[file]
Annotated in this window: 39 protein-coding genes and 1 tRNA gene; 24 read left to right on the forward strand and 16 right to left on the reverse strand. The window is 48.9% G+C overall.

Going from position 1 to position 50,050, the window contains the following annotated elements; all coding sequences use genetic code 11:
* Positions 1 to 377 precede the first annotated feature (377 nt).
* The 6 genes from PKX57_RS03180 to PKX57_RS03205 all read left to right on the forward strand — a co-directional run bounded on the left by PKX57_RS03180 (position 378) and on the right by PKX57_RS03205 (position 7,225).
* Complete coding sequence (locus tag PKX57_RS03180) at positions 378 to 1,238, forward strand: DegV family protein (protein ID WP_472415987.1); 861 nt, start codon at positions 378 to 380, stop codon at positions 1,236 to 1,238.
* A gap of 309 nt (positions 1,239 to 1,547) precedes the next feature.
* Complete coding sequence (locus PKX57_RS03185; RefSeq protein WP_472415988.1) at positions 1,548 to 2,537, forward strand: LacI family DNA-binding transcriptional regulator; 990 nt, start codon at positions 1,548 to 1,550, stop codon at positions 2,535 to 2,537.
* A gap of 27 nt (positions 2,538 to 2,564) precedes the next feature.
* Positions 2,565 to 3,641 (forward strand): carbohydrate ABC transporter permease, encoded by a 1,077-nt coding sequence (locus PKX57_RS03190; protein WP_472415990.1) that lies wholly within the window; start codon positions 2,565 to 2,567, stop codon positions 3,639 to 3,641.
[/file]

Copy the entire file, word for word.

Annotated in this window: 39 protein-coding genes and 1 tRNA gene; 24 read left to right on the forward strand and 16 right to left on the reverse strand. The window is 48.9% G+C overall.

Going from position 1 to position 50,050, the window contains the following annotated elements; all coding sequences use genetic code 11:
* Positions 1 to 377 precede the first annotated feature (377 nt).
* The 6 genes from PKX57_RS03180 to PKX57_RS03205 all read left to right on the forward strand — a co-directional run bounded on the left by PKX57_RS03180 (position 378) and on the right by PKX57_RS03205 (position 7,225).
* Complete coding sequence (locus tag PKX57_RS03180) at positions 378 to 1,238, forward strand: DegV family protein (protein ID WP_472415987.1); 861 nt, start codon at positions 378 to 380, stop codon at positions 1,236 to 1,238.
* A gap of 309 nt (positions 1,239 to 1,547) precedes the next feature.
* Complete coding sequence (locus PKX57_RS03185; RefSeq protein WP_472415988.1) at positions 1,548 to 2,537, forward strand: LacI family DNA-binding transcriptional regulator; 990 nt, start codon at positions 1,548 to 1,550, stop codon at positions 2,535 to 2,537.
* A gap of 27 nt (positions 2,538 to 2,564) precedes the next feature.
* Positions 2,565 to 3,641 (forward strand): carbohydrate ABC transporter permease, encoded by a 1,077-nt coding sequence (locus PKX57_RS03190; protein WP_472415990.1) that lies wholly within the window; start codon positions 2,565 to 2,567, stop codon positions 3,639 to 3,641.